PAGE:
Once in the chamber the paper and waste is moved into a burning chamber, which is activated by the user. Depending on the model, waste is incinerated for ten to twenty minutes, and reduced into an ash form.

Incinerating toilet systems use various fuel sources to incinerate the waste, but fuel sources are generally limited to propane, natural gas, or electricity. Many systems require both a small electric charge from a battery system, as well as a gas source for the incineration process.

UK has deemed this ash residue as germ free, and estimates that roughly one tablespoon of ash is produced per single use. Because 90-98% of all waste is moisture, the majority of the waste’s mass is evaporated into the air. Users must empty the waste chamber from time to time to maintain the efficiency of the incinerator.

Ash residue can be thrown into any regular trash bag for disposal. Because all nutrients have been burned away from the waste, it is of no benefit to use incinerator ash for garden applications.

Are Incinerating Toilets Green?

While incinerating toilets are thought to be “pollution-free” there are several environmental disadvantages to the incineration of human waste.

Primarily, incinerating toilets do not avoid the use of fossil fuels in the handling of waste. Whether electricity is coming indirectly from a coal-fired power plant, or directly from a tank of propane or natural gas, these fuel sources are all derived from fossil fuels. Alternative fuel sources such as wind, and solar systems can be used to power incinerating toilets, and thus reduce fossil fuel dependence.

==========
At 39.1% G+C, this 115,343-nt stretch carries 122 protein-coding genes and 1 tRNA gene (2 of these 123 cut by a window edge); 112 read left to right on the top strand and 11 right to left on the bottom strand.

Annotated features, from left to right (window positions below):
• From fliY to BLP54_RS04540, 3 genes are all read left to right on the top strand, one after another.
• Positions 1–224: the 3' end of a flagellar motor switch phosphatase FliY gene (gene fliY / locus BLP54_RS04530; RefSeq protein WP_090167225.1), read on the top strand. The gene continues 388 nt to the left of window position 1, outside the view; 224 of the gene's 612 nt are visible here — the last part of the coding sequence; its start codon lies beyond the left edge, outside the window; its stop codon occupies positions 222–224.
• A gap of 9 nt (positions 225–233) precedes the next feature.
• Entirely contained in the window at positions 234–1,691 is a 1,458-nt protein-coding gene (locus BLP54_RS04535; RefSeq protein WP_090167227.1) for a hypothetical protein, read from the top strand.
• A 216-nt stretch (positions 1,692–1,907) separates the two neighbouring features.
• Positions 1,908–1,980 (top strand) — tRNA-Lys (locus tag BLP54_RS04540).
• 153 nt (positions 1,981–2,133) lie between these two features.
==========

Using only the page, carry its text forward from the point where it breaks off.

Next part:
Additionally, incinerating toilets fail to harness the nutrients of waste by destroying them in high heat, or releasing important molecular compounds into the atmosphere.

While incineration systems do provide some environmental disadvantages, comparing incinerating toilets to traditional wastewater treatment systems provides more insight into the “greeness” of incinerating toilet systems.

wastewater treatment plant

wastewater treatment plant

The basic process of wastewater treatment uses water as a carrier of waste. The average toilet uses one to three gallons of water per flush to thrust an individual’s waste into the municipal treatment system
In underground piping, wastewater is channeled toward the treatment facility where it is pressed, processed and released into a local body of water such as a stream, river, or ocean. Within the treatment process microbes are used, much like the composting toilet process, to degrade waste to a simpler form. Chemicals and minerals such as lime are often added, and the remaining liquid, or “effluent” is discharged into the local water body. The solids, known as “sludge”, are often shipped to landfills for burial.